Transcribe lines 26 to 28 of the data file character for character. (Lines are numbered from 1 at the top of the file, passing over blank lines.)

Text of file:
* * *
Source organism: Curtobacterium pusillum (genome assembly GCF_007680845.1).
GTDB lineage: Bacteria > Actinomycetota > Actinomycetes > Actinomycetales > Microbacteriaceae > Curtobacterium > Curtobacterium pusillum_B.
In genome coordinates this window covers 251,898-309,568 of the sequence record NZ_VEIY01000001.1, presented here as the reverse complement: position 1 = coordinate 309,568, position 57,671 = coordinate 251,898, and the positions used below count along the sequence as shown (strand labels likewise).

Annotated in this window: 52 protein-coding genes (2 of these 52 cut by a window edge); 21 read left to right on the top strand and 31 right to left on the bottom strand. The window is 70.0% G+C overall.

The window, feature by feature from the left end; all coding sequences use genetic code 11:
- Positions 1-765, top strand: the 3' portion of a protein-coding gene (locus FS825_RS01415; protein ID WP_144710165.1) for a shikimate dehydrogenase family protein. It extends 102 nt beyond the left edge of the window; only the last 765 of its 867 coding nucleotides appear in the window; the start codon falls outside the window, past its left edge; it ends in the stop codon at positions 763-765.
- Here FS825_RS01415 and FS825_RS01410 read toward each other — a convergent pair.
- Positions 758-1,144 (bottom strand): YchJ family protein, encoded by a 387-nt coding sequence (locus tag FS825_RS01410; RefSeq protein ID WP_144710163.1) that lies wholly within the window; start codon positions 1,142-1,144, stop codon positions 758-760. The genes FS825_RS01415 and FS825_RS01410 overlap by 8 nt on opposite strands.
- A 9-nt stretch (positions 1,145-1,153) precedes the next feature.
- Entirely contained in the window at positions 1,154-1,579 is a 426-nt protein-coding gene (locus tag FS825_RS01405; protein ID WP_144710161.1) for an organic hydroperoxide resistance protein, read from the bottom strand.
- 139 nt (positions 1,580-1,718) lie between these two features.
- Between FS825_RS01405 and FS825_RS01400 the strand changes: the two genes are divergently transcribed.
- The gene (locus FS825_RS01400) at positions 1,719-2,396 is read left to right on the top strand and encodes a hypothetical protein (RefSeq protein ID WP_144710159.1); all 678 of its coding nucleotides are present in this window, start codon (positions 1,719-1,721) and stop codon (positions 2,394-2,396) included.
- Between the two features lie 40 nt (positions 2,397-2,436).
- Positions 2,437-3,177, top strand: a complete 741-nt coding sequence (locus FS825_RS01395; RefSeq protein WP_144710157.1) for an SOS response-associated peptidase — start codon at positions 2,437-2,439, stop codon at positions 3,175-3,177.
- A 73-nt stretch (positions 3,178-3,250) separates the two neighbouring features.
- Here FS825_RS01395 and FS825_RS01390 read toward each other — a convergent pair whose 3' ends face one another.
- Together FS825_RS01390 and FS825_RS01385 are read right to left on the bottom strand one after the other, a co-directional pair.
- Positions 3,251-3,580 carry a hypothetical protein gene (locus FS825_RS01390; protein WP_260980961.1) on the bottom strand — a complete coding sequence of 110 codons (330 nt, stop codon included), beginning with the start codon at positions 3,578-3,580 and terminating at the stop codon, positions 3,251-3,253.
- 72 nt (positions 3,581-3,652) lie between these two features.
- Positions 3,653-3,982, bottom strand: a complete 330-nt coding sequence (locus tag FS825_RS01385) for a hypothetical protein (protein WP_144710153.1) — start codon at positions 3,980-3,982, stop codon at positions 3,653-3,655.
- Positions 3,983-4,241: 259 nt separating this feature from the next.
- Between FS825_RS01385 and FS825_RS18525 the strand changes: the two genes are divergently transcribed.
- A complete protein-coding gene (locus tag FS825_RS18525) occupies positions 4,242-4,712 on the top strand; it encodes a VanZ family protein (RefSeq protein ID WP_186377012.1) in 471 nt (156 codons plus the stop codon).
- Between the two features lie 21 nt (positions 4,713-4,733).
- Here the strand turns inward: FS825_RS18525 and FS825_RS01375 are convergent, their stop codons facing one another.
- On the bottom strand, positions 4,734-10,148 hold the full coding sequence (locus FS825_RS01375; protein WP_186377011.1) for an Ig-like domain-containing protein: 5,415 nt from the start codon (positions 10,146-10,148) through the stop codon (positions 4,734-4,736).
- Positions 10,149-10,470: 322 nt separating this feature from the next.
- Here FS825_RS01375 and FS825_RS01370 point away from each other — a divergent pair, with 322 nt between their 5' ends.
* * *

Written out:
- Here the strand turns inward: FS825_RS18525 and FS825_RS01375 are convergent, their stop codons facing one another.
- On the bottom strand, positions 4,734-10,148 hold the full coding sequence (locus FS825_RS01375; protein WP_186377011.1) for an Ig-like domain-containing protein: 5,415 nt from the start codon (positions 10,146-10,148) through the stop codon (positions 4,734-4,736).
- Positions 10,149-10,470: 322 nt separating this feature from the next.